Haunted Highways and Trucker Legends: Eerie Encounters on America’s Roads
Truckers travel much of the country, trekking from coast to coast, through winding roads, and all sorts of busy byways. With so many miles under their 18 wheels, they are bound to run into haunted highways. You know, the spooky stuff of trucker legends.
Trucker Legends Come to Life Along Haunted Highways
The Ghost Boy of Clinton Road
According to folklore, Clinton Road in West Milford, New Jersey is home to the ghost of a boy who either drowned underneath a bridge or was struck by a car. Naturally, he now haunts the road, specifically the bridge near the Clinton Reservoir. He is known to throw back coins that people toss into the creek. Some folks have even reported seeing the boy’s reflection in the water. Clinton Road is also rumored to invite aliens and Satanic cult activities. Yikes.
Clinton Road Today: Yes, still haunted. In fact, there was a crime in 1983 right off the road involving a homicide and mafia figures. Not eerie enough for you? There’s also the Clinton Furnace, an iron smelter from the 18th century that is reportedly the site of, let’s just say, creepy ceremonies.
Talk about a spine-chilling road. Route 44 in Rehoboth, Massachusetts is not the place to pick up hitchhikers. For more than 30 years, local drivers claim that they have seen a red-headed, bearded man with dark eyes wearing a red flannel shirt and jeans who looks just like the victim of a fatal car crash. He is said to magically appear and disappear in the passenger seat of vehicles driving by. He usually says nothing except for breaking out into maniacal laughter. Truckers beware of this hitchhiking ghost.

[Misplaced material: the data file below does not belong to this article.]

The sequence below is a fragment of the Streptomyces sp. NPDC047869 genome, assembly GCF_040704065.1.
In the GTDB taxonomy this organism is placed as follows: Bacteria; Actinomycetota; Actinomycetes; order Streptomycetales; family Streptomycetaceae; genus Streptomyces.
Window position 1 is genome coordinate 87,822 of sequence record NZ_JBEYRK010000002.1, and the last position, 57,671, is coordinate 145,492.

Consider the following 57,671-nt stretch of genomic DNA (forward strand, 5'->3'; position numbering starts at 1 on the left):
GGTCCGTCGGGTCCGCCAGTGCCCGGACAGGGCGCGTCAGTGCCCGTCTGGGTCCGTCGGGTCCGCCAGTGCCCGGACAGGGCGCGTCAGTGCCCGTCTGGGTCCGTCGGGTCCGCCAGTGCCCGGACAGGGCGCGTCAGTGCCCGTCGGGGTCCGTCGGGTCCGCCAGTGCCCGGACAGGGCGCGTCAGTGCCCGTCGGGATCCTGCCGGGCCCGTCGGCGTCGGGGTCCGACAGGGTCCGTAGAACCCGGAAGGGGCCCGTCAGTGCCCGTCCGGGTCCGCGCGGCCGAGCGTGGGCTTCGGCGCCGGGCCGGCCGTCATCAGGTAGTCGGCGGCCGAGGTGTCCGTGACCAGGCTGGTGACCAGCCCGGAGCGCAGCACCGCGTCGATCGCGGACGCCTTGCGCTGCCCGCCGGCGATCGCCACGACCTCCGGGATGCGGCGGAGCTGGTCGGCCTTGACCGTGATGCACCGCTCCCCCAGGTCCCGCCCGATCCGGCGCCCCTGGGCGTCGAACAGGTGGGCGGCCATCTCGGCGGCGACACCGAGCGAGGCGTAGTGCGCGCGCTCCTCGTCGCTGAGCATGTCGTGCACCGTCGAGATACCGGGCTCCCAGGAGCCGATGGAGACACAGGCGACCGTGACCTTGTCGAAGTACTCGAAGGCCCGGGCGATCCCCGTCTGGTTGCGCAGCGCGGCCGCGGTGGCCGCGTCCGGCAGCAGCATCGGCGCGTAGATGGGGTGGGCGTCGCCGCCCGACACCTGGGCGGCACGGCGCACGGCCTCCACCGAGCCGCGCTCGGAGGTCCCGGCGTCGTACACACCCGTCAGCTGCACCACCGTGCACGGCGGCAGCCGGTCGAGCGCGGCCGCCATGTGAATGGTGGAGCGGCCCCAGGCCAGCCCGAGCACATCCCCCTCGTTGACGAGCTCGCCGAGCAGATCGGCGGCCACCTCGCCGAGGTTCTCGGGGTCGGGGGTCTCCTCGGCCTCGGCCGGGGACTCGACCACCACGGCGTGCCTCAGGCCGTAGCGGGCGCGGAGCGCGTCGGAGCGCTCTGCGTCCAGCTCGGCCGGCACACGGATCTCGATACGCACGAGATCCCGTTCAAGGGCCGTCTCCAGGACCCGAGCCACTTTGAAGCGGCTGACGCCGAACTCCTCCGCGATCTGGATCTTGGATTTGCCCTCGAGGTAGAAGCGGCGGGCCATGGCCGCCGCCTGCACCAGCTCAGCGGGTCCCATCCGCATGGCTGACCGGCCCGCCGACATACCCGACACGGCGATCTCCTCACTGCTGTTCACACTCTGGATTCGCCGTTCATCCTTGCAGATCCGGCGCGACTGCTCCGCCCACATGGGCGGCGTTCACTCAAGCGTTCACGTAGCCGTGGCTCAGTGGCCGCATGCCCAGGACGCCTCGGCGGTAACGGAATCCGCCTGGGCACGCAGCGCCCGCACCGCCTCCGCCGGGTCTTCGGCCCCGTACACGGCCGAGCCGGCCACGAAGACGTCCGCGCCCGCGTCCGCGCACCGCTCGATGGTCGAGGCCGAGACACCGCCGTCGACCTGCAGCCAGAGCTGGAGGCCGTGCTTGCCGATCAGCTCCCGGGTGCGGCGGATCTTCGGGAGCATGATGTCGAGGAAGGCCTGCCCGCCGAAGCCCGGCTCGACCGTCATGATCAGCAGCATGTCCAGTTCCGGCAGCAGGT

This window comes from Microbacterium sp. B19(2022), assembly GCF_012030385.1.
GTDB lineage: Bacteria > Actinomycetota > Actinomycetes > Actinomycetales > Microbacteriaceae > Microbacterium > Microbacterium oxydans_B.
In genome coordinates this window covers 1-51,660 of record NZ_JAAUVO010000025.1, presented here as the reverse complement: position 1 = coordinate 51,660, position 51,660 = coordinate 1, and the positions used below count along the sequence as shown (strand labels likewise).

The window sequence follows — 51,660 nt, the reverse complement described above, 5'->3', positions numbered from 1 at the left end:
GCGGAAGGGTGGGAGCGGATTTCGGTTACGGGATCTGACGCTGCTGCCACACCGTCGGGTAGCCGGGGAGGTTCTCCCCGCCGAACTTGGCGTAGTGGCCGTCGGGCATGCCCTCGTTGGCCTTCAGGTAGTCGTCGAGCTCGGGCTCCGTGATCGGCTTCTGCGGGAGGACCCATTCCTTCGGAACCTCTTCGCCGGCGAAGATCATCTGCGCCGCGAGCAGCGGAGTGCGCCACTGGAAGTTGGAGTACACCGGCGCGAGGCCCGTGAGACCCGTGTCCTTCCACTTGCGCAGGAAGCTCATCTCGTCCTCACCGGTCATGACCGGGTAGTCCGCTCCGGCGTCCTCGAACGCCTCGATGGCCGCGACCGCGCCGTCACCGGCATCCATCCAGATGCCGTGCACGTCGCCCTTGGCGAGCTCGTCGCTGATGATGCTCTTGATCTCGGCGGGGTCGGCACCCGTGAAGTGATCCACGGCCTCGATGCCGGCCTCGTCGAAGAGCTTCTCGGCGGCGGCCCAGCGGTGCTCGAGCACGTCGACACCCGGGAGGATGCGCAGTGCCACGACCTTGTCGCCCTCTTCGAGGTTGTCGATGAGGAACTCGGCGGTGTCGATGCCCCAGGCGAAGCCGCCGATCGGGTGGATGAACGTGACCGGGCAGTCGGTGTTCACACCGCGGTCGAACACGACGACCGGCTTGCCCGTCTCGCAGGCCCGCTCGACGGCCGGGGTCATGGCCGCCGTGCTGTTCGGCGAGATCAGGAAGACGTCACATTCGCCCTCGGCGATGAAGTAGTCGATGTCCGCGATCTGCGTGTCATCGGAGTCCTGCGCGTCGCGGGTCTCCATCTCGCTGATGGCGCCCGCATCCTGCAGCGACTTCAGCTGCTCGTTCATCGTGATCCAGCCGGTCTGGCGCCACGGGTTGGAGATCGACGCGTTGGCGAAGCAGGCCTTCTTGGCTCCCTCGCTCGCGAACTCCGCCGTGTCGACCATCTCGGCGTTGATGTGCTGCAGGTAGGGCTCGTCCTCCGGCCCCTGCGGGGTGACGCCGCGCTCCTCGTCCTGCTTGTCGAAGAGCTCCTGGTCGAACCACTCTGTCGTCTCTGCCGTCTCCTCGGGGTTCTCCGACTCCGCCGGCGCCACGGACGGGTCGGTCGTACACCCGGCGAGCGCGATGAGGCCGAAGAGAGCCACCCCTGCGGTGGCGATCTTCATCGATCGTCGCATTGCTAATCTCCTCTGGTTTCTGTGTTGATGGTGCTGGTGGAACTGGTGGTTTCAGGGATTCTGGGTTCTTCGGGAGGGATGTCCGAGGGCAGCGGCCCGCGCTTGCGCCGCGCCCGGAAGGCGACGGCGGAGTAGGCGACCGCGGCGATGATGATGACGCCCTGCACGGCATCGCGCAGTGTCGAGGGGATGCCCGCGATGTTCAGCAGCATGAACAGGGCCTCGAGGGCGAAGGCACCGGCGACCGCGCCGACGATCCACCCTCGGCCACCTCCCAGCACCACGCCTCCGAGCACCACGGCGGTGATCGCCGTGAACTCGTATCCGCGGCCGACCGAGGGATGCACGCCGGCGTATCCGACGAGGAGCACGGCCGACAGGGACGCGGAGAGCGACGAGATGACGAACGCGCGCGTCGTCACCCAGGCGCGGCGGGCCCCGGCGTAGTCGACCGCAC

Route 44 in Rehoboth Today: Still haunted by a hitchhiker? Maybe. But one thing is for sure, parts of Route 44 are quite dangerous. The junction of Routes 44 and 118 in Rehoboth is considered one of the most dangerous intersections in Southeastern Massachusetts, dubbed by MassDOT as a “high crash location.” Because an estimated 20,000 vehicles pass through that intersection every day, construction was scheduled to begin in 2021 to turn that intersection into a roundabout or traffic circle, removing the traffic signals and improving pedestrian walkways. Maybe that will help keep the hitchhiker away.
Get Your Kicks on Highway 666
The name says it all, doesn’t it? That’s probably why Highway 666, a north-south stretch between Utah and New Mexico nicknamed the “Devil’s Highway,” was renamed Route 491 in 2003. You can change a name, but you can’t erase a reputation. Highway 666 is accident-prone and many point to supernatural forces as the cause. Oh, and you might also want to avoid Pennsylvania’s Route 666, which hasn’t gone through a name change.
Highway 666, now Route 491, Today: Since the name change to Route 491 in 2003, reports of accidents have significantly dropped. But that doesn’t mean that strange things don’t keep happening, as constant claims of oddities continue to pour in. Perhaps it is par for the course. The stretch of road has yet another name spurred by the complaints of the original moniker. Originally more than 600 miles back when it was Highway 666, now there is a segment renamed US 191 in 1992 before another piece of it got the US Route 491 name in 2003.
The Frightening Truth of Route 66